Leonardo da Vinci once extolled the virtues of occasionally gaining distance from your work when he said:
“Every now and then go away, have a little relaxation, for when you come back to your work your judgment will be surer. Go some distance away because then the work appears smaller and more of it can be taken in at a glance and a lack of harmony and proportion is more readily seen.”
I’m with Leonardo on this one.
This week, I directly experienced the benefits of gaining perspective through distance, when I went on holiday to the other side of the world. Away from my coaching practice, immersed in a completely different culture, I became clearer on a number of challenging problems which I have been grappling with lately.
On one occasion, it was nothing short of an epiphany. Looking at the tree in a painting by Gustav Klimt, the answer to a particular question I’d been trying to answer for months suddenly struck me like a lightning bolt.
To move away from your work, figuratively or literally, can reap a multitude of benefits.
The problem is that if we are ‘in it’ constantly, we can fall into a rut. When this happens, we can be seeing the same problems (and offering the same solutions) over and over again.
To create a new approach to an old problem, we often need to view the matter from a different angle.
If we do the same things, we will get the same results. If we use our same old bag of tricks, we will end up with the same magic show.
When a new solution is required, change your perspective on the problem.
How can you do this? Hint: it does not require a holiday – but that can absolutely be one method!
Here are just 7 ways you can interweave perspective into your work:
1. Adopt a different person’s perspective to the same problem. If you were a customer, a competitor, or one of your suppliers, what would your perspective be on this issue? What would you say if you were them? Sometimes, asking this question can catalyse breakthrough moments.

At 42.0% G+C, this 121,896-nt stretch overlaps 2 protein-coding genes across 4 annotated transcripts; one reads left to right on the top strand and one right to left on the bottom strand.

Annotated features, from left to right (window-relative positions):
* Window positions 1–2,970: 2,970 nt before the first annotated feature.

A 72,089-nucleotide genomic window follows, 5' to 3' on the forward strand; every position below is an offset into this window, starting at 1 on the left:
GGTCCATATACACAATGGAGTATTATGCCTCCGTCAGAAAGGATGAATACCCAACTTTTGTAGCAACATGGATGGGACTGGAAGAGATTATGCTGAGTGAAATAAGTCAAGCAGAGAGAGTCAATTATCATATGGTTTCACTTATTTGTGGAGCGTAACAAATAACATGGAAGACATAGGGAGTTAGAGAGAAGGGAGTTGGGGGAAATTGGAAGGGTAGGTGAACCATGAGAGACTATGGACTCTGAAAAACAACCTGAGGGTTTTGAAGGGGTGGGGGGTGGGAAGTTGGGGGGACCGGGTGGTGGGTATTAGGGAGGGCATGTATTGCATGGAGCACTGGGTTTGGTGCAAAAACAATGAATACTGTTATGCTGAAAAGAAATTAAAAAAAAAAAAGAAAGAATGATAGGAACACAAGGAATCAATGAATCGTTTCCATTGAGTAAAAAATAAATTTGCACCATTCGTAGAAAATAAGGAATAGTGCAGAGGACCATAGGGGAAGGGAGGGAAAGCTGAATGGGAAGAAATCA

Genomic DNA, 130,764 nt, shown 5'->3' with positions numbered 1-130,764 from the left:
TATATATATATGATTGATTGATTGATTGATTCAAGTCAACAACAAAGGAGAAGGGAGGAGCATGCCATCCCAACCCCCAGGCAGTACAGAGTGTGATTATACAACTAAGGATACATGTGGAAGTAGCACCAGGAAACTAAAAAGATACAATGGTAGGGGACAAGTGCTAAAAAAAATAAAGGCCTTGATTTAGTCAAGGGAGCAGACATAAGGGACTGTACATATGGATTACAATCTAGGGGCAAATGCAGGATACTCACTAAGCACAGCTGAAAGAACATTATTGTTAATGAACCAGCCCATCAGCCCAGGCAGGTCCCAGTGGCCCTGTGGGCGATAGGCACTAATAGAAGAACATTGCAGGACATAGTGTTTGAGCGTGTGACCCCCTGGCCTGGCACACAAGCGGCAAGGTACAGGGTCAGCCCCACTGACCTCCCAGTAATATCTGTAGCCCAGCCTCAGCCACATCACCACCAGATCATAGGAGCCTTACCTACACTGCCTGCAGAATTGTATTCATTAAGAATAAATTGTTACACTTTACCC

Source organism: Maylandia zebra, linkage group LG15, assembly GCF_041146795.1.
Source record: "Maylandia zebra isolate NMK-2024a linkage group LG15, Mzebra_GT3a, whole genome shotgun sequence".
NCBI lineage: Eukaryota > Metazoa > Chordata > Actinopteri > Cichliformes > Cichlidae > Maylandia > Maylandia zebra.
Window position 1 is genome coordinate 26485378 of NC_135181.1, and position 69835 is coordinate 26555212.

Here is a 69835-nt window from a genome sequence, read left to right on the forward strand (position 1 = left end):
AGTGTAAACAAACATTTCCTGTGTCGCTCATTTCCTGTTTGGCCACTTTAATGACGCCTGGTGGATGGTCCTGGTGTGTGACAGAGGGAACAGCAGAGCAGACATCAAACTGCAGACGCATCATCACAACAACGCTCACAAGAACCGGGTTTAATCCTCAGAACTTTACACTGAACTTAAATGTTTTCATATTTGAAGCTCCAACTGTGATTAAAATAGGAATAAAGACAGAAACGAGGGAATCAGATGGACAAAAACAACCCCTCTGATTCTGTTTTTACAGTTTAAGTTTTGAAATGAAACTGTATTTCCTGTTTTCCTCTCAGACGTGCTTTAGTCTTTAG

2. Who else has faced and solved this problem? What can you learn from them? Other industries can offer insights. Analogies can provide illuminating connections. Can you take seemingly different aspects and join them together?
3. Take your issue to a trusted advisor who has no vested interest in the problem and ask for their opinion. Or, get them to ask you some powerful or illuminating questions. Coaching is one option, as is a mentor.
4. Engage nonverbal, right brain techniques. Ditch words for a moment. Use visuals, pictures or metaphors to engage your right brain and rev up your creative juices to describe the issue. Ask yourself – if this problem was a journey/animal/personality/painting, what would it be? What does this tell us? Given it’s an ‘X’, what is now needed? What are my insights from this perspective?
5. Are you even asking the right questions? For example, asking the question “should we invest in this project, or not?” will elicit a different response to “what are our best investment opportunities?” Challenge yourself to rephrase your question.
6. What are my paradigms? What ‘sacred cows’ (either organisationally, industry wide, or within myself) are holding me back? How am I getting in my own way on this? In their book Decisive, Chip Heath and Dan Heath suggest one way to switch your perspective is to ask, “what would my successor do?”
7. Look to nature. Often nature can provide us with insights and answers. For starters click here to see just a few examples of when the animal world has inspired great design.
When we move away from a problem to explore new angles and gain a different perspective, we will often see something new. This can provide the key to opening the doorway we have been seeking.
Now, back to that holiday…..
WIN: You still have time to enter my draw to win one of five copies of Decisive: How to Make Better Choices in Life and Work by Chip Heath and Dan Heath. Click here for more details…